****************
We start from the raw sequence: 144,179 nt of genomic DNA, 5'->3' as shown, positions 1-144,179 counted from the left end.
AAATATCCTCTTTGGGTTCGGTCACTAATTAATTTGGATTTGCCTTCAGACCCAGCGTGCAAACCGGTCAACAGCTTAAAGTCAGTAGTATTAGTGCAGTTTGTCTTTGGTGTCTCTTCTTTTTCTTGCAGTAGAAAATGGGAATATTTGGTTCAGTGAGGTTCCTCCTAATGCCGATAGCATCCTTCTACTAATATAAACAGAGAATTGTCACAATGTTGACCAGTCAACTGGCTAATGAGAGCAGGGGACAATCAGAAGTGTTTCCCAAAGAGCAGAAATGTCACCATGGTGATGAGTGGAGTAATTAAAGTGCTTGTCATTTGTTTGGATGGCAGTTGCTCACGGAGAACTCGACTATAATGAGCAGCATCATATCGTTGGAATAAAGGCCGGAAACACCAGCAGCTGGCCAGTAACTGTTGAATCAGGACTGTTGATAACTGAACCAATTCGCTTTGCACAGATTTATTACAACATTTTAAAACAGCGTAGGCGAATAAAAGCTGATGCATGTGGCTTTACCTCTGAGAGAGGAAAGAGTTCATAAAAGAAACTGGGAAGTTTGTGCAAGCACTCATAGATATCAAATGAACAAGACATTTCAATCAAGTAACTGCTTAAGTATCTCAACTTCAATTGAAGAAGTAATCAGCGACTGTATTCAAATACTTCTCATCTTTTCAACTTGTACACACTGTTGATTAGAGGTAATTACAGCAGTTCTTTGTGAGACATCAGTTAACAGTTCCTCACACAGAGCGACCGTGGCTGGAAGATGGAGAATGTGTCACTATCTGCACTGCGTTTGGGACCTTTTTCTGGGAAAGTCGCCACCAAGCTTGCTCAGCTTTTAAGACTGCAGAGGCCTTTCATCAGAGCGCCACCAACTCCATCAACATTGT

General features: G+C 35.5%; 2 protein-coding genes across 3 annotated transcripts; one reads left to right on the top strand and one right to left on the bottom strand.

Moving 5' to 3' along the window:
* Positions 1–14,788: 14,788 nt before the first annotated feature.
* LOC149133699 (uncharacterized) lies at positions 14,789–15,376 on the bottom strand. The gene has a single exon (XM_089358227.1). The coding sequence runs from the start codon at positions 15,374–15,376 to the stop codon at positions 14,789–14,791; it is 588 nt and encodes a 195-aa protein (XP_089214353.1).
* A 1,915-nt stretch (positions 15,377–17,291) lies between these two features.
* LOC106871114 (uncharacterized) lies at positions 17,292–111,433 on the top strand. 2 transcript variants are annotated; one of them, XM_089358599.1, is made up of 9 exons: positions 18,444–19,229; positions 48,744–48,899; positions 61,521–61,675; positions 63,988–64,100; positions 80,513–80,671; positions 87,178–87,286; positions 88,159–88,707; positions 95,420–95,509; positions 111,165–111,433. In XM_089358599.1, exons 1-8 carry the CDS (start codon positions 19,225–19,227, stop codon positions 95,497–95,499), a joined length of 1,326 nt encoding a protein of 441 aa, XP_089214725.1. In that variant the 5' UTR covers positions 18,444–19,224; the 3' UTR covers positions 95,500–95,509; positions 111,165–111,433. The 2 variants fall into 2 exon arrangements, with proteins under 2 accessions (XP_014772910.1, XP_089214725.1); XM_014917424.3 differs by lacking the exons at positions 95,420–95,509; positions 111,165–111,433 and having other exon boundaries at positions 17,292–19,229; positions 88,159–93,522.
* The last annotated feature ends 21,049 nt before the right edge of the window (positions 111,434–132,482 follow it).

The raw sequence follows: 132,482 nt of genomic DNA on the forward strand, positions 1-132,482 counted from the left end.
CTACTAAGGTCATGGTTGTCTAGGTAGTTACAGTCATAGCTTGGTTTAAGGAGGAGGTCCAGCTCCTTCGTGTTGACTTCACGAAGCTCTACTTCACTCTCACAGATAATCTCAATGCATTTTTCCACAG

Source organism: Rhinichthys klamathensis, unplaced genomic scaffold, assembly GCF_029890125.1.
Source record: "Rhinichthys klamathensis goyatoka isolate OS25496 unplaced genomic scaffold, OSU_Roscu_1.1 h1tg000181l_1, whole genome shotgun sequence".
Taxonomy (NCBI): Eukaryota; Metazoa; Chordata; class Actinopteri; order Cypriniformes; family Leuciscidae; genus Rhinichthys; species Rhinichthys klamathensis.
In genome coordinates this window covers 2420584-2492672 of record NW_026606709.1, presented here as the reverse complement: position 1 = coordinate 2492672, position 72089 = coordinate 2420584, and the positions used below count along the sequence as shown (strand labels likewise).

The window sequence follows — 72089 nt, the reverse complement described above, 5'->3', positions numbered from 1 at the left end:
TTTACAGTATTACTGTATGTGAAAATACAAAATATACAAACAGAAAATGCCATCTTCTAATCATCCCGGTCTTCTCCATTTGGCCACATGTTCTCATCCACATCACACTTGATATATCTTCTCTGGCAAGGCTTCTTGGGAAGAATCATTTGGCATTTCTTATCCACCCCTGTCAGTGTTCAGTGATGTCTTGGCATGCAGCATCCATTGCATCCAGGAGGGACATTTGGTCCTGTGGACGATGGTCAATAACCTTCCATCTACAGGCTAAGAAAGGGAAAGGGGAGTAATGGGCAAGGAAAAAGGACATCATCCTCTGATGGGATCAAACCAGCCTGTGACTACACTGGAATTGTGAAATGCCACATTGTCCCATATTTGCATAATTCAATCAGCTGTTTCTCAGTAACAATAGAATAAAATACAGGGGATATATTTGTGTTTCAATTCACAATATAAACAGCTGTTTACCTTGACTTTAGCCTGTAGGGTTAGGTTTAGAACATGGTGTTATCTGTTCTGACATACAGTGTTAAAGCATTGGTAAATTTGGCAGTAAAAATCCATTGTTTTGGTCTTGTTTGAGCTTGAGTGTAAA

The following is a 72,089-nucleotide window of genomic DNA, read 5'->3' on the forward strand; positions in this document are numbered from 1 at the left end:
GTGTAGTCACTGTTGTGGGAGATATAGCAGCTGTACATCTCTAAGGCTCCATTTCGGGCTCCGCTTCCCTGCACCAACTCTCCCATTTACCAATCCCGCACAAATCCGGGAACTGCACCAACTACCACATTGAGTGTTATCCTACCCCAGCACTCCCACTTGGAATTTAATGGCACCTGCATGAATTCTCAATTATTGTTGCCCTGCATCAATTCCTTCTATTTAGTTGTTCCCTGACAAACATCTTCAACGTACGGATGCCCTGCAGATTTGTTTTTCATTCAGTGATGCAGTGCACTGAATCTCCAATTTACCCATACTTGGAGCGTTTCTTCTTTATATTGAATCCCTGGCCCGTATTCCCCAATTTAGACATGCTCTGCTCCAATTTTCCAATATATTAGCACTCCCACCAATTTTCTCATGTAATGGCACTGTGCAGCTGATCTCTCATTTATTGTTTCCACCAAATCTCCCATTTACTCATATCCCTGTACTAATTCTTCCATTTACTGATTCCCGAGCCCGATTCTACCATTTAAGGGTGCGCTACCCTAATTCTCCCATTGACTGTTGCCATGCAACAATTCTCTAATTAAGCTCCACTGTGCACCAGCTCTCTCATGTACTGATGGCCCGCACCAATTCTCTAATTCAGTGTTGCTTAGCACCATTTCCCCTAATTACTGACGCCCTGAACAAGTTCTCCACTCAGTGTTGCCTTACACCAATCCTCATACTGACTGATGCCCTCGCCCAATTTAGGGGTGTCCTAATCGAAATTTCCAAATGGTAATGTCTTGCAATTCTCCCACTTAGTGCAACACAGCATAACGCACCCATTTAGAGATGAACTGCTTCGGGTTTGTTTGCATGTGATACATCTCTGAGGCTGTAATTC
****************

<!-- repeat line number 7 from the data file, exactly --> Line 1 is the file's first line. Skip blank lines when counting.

* A 1,915-nt stretch (positions 15,377–17,291) lies between these two features.